Tayside and Central Scotland

Nature groups hit out at T in the Park Strathallan plan

Strathallan Castle Image copyright William Starkey
Image caption Perth and Kinross Council is considering a planning application for the festival at Strathallan Castle

Two nature groups have hit out at plans to move the T in the Park music festival to Strathallan Castle.

The Woodland Trust Scotland warned of an "appalling" impact on wildlife, while RSPB Scotland warned time was running out to relocate osprey nests.

However, neither group has submitted a formal objection to Perth and Kinross Council, which is to hold a second 28-day consultation on the plans.

Festival organiser DF Concerts it would "robustly address" all concerns.

The group is expected to submit additional information requested by Perth and Kinross Council this week, before a second public consultation is held.

The Scottish government expects the council to make a decision on the planning application within four months of it being validated on 20 January.

'Unacceptable disturbance'

Charles Dundas of the Woodland Trust Scotland said holding the annual festival at the Perthshire estate, which is surrounded by "irreplaceable ancient woodland", would result in "an unacceptable amount of disturbance" to threatened wildlife including ospreys, otters, red squirrels and bats.

He said: "T in the Park is a very popular event and we are not against it taking place. However, it's important to consider the danger posed to the environment by relocating it as proposed.

"Holding T in the Park at Strathallan Castle will have a huge annual effect on the wildlife that the woodland surrounding the site supports.

"Disturbance on this scale from noise and artificial light within ancient woodland will have an appalling and cumulative impact on wildlife every year. We believe that Strathallan Castle is an unsuitable location and urge Perth and Kinross Council to reject the application and for DF Concerts and Events to look for an alternative location for T in the Park."

Image caption Nature groups have raised concerns about the impact the festival could have on the local ecosystem

Despite voicing their opposition, the Woodland Trust Scotland did not submit a formal objection to the planning application, claiming they had missed the deadline due to a "misleading closing date".

RSPB Scotland meanwhile chose not to formally object to the plans last month, despite voicing disappointment with DF Concerts' approach to mitigating the festival's impact on bird life.

The organisation has now said that "time is running out" to move an osprey nest, describing DF Concerts' approach as "appearing poorly organised and unprofessional".

Plans were formulated to move the osprey nest several hundred metres away, a procedure which has been successfully carried out on a number of occasions for safety reasons, but a spokeswoman said it was "of real concern" that no work had yet been done.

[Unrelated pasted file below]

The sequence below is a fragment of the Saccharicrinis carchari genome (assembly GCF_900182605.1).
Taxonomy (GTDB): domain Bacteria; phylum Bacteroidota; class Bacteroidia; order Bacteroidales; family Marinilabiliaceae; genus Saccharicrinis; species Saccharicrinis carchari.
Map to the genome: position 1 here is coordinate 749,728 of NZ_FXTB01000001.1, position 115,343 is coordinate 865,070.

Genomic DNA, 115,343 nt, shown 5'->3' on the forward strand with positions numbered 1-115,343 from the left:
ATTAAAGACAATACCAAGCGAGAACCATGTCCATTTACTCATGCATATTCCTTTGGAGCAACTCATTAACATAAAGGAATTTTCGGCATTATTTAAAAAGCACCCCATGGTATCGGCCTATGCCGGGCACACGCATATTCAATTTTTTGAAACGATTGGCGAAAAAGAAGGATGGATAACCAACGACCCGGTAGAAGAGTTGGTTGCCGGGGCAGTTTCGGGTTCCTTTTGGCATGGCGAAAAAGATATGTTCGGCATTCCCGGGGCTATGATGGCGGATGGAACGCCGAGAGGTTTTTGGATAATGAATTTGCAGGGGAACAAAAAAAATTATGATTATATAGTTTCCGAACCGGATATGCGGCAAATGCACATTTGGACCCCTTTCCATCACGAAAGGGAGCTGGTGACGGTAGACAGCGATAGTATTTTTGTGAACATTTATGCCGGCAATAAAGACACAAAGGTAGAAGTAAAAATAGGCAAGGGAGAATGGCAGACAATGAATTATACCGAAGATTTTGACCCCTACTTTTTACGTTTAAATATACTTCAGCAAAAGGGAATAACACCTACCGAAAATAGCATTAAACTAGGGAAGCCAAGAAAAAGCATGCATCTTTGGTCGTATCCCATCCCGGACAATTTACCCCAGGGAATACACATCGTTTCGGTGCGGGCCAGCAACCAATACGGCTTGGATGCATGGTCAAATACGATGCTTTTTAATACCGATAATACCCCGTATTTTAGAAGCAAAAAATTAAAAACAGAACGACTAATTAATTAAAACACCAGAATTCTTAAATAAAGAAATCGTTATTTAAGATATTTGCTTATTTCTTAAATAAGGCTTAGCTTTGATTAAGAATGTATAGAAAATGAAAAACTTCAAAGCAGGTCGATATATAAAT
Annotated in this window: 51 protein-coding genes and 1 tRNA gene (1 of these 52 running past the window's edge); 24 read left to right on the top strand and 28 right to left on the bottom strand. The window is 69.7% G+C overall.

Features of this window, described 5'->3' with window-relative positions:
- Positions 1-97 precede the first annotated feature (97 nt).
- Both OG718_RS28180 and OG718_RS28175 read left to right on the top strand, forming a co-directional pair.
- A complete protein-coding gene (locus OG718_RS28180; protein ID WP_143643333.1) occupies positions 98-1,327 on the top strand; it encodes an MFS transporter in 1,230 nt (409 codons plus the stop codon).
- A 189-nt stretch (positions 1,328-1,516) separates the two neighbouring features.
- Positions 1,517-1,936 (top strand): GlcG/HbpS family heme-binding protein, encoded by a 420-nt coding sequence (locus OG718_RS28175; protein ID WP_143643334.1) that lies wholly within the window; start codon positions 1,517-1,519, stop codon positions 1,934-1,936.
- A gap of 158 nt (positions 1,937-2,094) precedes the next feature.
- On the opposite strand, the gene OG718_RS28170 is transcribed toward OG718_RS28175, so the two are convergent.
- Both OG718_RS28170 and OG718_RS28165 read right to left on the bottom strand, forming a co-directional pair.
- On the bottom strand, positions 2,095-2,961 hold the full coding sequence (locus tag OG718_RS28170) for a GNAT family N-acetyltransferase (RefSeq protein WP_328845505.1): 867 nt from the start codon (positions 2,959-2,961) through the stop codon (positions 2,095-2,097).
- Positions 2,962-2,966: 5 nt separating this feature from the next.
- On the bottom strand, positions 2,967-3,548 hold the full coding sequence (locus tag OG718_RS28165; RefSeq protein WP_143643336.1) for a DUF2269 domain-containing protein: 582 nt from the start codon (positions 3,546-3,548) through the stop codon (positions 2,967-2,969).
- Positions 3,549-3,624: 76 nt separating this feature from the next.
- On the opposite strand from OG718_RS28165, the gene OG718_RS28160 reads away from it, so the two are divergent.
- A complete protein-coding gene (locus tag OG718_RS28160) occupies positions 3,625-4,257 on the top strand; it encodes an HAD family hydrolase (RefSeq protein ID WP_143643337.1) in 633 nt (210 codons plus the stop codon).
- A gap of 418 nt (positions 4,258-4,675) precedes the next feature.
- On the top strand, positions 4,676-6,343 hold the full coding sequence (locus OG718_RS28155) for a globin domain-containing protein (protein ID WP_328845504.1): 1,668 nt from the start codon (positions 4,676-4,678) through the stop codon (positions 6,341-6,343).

She said work would need to start in the coming days to ensure it is complete by the time the birds complete their migration, with some ospreys already arriving at nests in the south of the country.

She said: "The details of how T in the Park will avoid harming wildlife should have been sorted out many months ago.

"If it was well planned, there is no reason why T in the Park shouldn't be able to happen at this site and result in no overall harm to wildlife - but we have yet to be given anything like the reassurances we need.

"Frustratingly, even though many of the music fans who go to T in the Park will also be fans of wildlife, it seems that giving Scotland's nature a home is at the bottom of the promoter's priority list."

Image copyright Lake District Osprey Project
Image caption Nature groups are particularly concerned about ospreys which nest near the festival site

The first public consultation on the plans drew more than 520 responses, balanced between 274 opposing the move, 240 supporting it and nine taking a neutral position.

A second 28-day period for comments is now to be held, after Perth and Kinross Council requested additional information.

DF Concerts said it was "standard" procedure for extra information provided to consultees - such as that which saw the Scottish Environment Protection Agency withdraw its opposition to the plans - to then be forwarded to the planning authority as an addendum.

'Constant engagement'

A spokeswoman for DF Concerts said there had been "constant engagement" with the RSPB throughout the planning process, and said the group would "robustly address" any questions raised through the consultation.

She said: "The Woodland Trust has made no formal representation to Perth & Kinross Council about T in the Park's relocation despite there being ample opportunity to do so. Therefore, we're assuming that they have not read our environmental statement which would answer many of their questions.

"As always, litter control will remain a major part of our planning activity for the festival and as is standard, we'll ensure that a great deal of time and finance is dedicated to ensuring that any debris is removed from the site quickly.

"We're also confident that we can robustly address all of the ecological and habitat questions raised by any of the statutory consultees."

She added: "We have been in constant engagement with the RSPB throughout this process and the feedback has been that they are comfortable with our strategy.

"Our mitigation plan is being carried out by a recognised ornithologist who is an expert on this protected species. The timing of works has been based on his advice."

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